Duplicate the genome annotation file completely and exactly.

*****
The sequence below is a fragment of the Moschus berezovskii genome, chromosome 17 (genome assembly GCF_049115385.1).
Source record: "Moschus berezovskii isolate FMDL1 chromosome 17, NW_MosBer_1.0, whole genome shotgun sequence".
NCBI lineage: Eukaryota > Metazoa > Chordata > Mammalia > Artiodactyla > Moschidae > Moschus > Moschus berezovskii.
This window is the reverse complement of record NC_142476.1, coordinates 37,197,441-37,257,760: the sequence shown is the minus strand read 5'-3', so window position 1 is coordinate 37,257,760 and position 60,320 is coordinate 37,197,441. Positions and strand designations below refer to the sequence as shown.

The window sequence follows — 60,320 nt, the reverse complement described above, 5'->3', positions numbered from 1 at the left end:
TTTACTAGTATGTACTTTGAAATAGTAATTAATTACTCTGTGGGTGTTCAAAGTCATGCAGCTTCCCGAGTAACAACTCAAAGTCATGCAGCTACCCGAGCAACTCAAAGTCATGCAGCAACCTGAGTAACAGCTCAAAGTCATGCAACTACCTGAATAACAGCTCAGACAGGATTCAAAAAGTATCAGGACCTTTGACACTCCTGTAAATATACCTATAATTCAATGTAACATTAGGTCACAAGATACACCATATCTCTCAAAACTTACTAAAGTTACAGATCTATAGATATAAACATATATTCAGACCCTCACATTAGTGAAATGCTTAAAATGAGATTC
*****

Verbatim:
The sequence below is a fragment of the Moschus berezovskii genome, chromosome 17 (genome assembly GCF_049115385.1).
Source record: "Moschus berezovskii isolate FMDL1 chromosome 17, NW_MosBer_1.0, whole genome shotgun sequence".
NCBI lineage: Eukaryota > Metazoa > Chordata > Mammalia > Artiodactyla > Moschidae > Moschus > Moschus berezovskii.
This window is the reverse complement of record NC_142476.1, coordinates 37,197,441-37,257,760: the sequence shown is the minus strand read 5'-3', so window position 1 is coordinate 37,257,760 and position 60,320 is coordinate 37,197,441. Positions and strand designations below refer to the sequence as shown.

The window sequence follows — 60,320 nt, the reverse complement described above, 5'->3', positions numbered from 1 at the left end:
TTTACTAGTATGTACTTTGAAATAGTAATTAATTACTCTGTGGGTGTTCAAAGTCATGCAGCTTCCCGAGTAACAACTCAAAGTCATGCAGCTACCCGAGCAACTCAAAGTCATGCAGCAACCTGAGTAACAGCTCAAAGTCATGCAACTACCTGAATAACAGCTCAGACAGGATTCAAAAAGTATCAGGACCTTTGACACTCCTGTAAATATACCTATAATTCAATGTAACATTAGGTCACAAGATACACCATATCTCTCAAAACTTACTAAAGTTACAGATCTATAGATATAAACATATATTCAGACCCTCACATTAGTGAAATGCTTAAAATGAGATTC